This led to a series of experimental installations, videos and a book of photographs. Touched by Dada and Surrealist ideas, I had to re-access what I was doing as an artist.

 

 

 

 

 

The installation and video below “Parisgrit” was shown at Tilt Gallery, in Melbourne in 2006. I can see quite a few interesting elements in it, but it’s way too long and very noisy. Maybe someday, I will get around to re-working it and revamping it into something else.

 

 

 

 

 

By looking back over my old blog posts or (diary entries) I find it helpful, to reflect on the areas, where I can make improvements and expand on previous ideas. I can also see where, my ideas have come from. I get a glimpse of how & why, my artwork, techniques and materials have changed over time and maybe where I could be heading in my arts practice.

Time, Change, Erosion and Decay + Freebie Rust Dyeing Tutorial

Friday, March 17th, 2017

The process of transformation. Time, change, erosion and decay are qualities I like to celebrate. I examine and explore, the properties and possibilities, of my material and want to push the boundaries of something to get a deeper understanding.

In my latest project, I’m working with textiles over a 100 years old. I want to work with the worn and deteriorated textiles and collaborate alongside those, who in the past, so carefully stitched, mended and created, the pieces for comfort and warmth.

Each piece was once, carefully hand -stitched and now, breaking down and worn. I have very selectivity pulled apart and unpicked areas, and kept some intact.

Some areas of fabric, are so badly worn it breaks in my hands, so I have to reinforce it. Most pieces though are just left in their original state.

I then, like to push the process further with, natural & rust dying methods, mark making, hand stitching and painting with caste iron, botanical paints.

Numerous times, I expose the materials to the elements to experience the changes.

Getting to the essence of my material helps me to translate and describe its being. I rarely know the outcome of my projects and just go with the flow.

Wanting to know how to rust – dye?  Please see my  free rust – dyeing tutorial

Stuck for Ideas.

Tuesday, February 28th, 2017

Sometimes, when I’m stuck for ideas making artwork and it’s just not happening, I  like to throw a heap of things together and arrange them near my work.

The items, may relate in colour, texture and type or be opposing which, I find much more exciting. Your brain will automatically try to come up with solutions. Expanding your ideas and creating new ones.

The flow on of ideas is sometimes amazing. It can lead to, resolving the artwork in front of you, as well as, give you ideas for a whole new body of work.

Juxtaposition and connections of items together seems to work for me.

I believe there is a creative force that is connected to everything we do.

Digital Collage and Photoshop.

Wednesday, November 16th, 2016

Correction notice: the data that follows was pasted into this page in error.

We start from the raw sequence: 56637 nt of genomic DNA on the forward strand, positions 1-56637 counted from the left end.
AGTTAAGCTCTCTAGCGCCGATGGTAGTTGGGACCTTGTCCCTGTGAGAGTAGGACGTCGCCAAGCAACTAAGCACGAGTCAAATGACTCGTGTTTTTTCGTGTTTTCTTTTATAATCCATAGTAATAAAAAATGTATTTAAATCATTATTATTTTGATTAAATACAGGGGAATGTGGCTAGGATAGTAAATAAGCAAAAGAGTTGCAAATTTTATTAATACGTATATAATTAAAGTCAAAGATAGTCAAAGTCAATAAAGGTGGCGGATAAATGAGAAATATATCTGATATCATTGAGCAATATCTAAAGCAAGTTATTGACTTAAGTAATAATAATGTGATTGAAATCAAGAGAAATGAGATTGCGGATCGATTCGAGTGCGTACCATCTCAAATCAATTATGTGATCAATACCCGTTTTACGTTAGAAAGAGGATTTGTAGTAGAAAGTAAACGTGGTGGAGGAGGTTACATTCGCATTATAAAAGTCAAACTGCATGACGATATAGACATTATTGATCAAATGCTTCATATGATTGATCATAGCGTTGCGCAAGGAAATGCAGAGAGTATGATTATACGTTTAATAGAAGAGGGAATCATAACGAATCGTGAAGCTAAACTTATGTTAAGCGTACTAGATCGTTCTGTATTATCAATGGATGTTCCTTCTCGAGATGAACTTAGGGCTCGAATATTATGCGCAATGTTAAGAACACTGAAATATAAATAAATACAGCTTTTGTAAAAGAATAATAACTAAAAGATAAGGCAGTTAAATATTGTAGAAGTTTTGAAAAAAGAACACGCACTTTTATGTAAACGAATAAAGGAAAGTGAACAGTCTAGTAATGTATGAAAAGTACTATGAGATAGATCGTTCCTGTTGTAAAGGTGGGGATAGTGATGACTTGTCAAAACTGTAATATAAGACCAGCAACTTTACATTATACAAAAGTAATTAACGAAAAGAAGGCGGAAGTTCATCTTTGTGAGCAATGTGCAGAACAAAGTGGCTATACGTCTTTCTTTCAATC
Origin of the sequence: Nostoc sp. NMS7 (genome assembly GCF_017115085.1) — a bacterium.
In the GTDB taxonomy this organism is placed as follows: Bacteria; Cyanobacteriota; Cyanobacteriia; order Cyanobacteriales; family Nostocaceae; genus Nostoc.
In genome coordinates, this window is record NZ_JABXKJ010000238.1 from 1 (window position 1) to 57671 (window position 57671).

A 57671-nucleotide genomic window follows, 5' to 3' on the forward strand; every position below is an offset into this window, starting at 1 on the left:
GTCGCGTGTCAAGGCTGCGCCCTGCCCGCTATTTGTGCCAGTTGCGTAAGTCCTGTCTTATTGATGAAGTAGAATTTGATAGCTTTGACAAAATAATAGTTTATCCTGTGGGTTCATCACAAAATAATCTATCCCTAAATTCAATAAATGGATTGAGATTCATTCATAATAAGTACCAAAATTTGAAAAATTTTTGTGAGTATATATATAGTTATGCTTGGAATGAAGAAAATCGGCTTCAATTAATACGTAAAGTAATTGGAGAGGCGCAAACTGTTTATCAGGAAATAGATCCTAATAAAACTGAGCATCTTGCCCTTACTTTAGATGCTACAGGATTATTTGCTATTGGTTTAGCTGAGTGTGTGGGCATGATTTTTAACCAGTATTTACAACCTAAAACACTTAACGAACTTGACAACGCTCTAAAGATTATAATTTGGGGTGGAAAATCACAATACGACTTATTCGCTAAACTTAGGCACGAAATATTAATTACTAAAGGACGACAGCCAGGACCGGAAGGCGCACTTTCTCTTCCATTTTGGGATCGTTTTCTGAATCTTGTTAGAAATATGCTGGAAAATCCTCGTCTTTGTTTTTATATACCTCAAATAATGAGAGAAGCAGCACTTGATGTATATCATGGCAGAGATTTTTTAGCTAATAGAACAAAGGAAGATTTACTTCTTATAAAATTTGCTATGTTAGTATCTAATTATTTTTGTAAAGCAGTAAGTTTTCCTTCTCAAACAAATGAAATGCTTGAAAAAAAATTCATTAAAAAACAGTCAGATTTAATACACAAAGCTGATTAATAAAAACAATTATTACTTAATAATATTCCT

Digital Collage and Photoshop.

When making my art, I rarely follow rules. Not knowing, techniques, materials and technology, doesn’t bother me and can be a blessing. It gives me more freedom to play around and discover things, that wouldn’t otherwise, be found.

A few images of recent experiments in Photoshop and other programs using my own artworks.

 

 

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Do you always follow the rules when creating?

 

Château of Versailles and the beginning’s of something.

Saturday, November 12th, 2016

Château of Versailles and the beginnings of something.

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Walking through the hundreds of rooms at Château of Versailles, I couldn’t help but notice, the old, stuffy smell and the sound of squeaky, footsteps upon the ancient floors. So, I made a sound video and took close up shots of the wallpapers and other surfaces.

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I mainly had a fascination with the “over the top” décor, decorative surfaces and patterns.

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Below the surfaces of this show of power and extravagance, was a history of passion, debauchery, sex, treachery, brutality, corruption, torture and death. I imagined the exotic and beautiful people, the power of the Kings, the abuse of women, Marie Antoinette and the peasants who starved in villages.

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I also was taken back to my childhood, when, I enjoyed being in my own little world creating, away from the real world. My mum used to make gorgeous clothes with beautiful fabrics and trimmings and I was given the leftover’s. I taught myself to make collage’s, wall hangings, to decorate my room from a very young age.

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When I was older, I decorated my bedroom with scarves, scraps of fabric and tacked up old bedspreads, made from cotton and woven fringes. The bedspreads became a wallpaper backdrop for my bed that I made into a couch.

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I made heaps of cushions and would sit for hours reading, Go Set and TV Week, magazines. The pop star posters were stuck onto the other 3 walls and ceiling.

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Since returning from France, I haven’t forgotten the over the top extravagance of Château of Versailles and have been playing around with a few ideas and may look into having an arts residency, nearby in the future.

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More textures from Versailles Palace and Chateau d’Asnieres sur Seine.

Wednesday, October 5th, 2016

More textures from Versailles Palace and Chateau d’Asnieres sur Seine.

Inspirational surfaces I found at the Palace of Versailles and the Chateau d’ Asnieres sur Seine around the corner from where my daughter lives.